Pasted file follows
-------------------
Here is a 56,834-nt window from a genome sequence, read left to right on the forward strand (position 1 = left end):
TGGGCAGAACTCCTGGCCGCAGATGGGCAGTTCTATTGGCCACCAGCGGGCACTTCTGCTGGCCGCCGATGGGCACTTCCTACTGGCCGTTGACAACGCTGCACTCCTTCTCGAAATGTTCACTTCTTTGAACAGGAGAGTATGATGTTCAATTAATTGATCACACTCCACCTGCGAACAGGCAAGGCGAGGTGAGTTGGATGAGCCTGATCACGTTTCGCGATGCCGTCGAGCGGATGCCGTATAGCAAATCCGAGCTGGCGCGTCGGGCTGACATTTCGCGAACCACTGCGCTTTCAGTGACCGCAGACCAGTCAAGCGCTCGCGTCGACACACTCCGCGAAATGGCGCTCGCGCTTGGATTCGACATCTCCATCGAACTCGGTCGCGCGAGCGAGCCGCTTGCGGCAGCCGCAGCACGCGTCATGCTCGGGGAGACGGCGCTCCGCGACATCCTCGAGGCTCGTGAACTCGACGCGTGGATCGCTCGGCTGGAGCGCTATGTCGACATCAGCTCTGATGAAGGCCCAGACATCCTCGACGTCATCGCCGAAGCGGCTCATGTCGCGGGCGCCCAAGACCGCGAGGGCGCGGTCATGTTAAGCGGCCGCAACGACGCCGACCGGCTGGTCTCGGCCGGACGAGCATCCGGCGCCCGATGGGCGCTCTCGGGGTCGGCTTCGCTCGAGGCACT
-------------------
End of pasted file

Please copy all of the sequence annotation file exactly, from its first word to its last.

Here is a 56,834-nt window from a genome sequence, read left to right on the forward strand (position 1 = left end):
TGGGCAGAACTCCTGGCCGCAGATGGGCAGTTCTATTGGCCACCAGCGGGCACTTCTGCTGGCCGCCGATGGGCACTTCCTACTGGCCGTTGACAACGCTGCACTCCTTCTCGAAATGTTCACTTCTTTGAACAGGAGAGTATGATGTTCAATTAATTGATCACACTCCACCTGCGAACAGGCAAGGCGAGGTGAGTTGGATGAGCCTGATCACGTTTCGCGATGCCGTCGAGCGGATGCCGTATAGCAAATCCGAGCTGGCGCGTCGGGCTGACATTTCGCGAACCACTGCGCTTTCAGTGACCGCAGACCAGTCAAGCGCTCGCGTCGACACACTCCGCGAAATGGCGCTCGCGCTTGGATTCGACATCTCCATCGAACTCGGTCGCGCGAGCGAGCCGCTTGCGGCAGCCGCAGCACGCGTCATGCTCGGGGAGACGGCGCTCCGCGACATCCTCGAGGCTCGTGAACTCGACGCGTGGATCGCTCGGCTGGAGCGCTATGTCGACATCAGCTCTGATGAAGGCCCAGACATCCTCGACGTCATCGCCGAAGCGGCTCATGTCGCGGGCGCCCAAGACCGCGAGGGCGCGGTCATGTTAAGCGGCCGCAACGACGCCGACCGGCTGGTCTCGGCCGGACGAGCATCCGGCGCCCGATGGGCGCTCTCGGGGTCGGCTTCGCTCGAGGCACT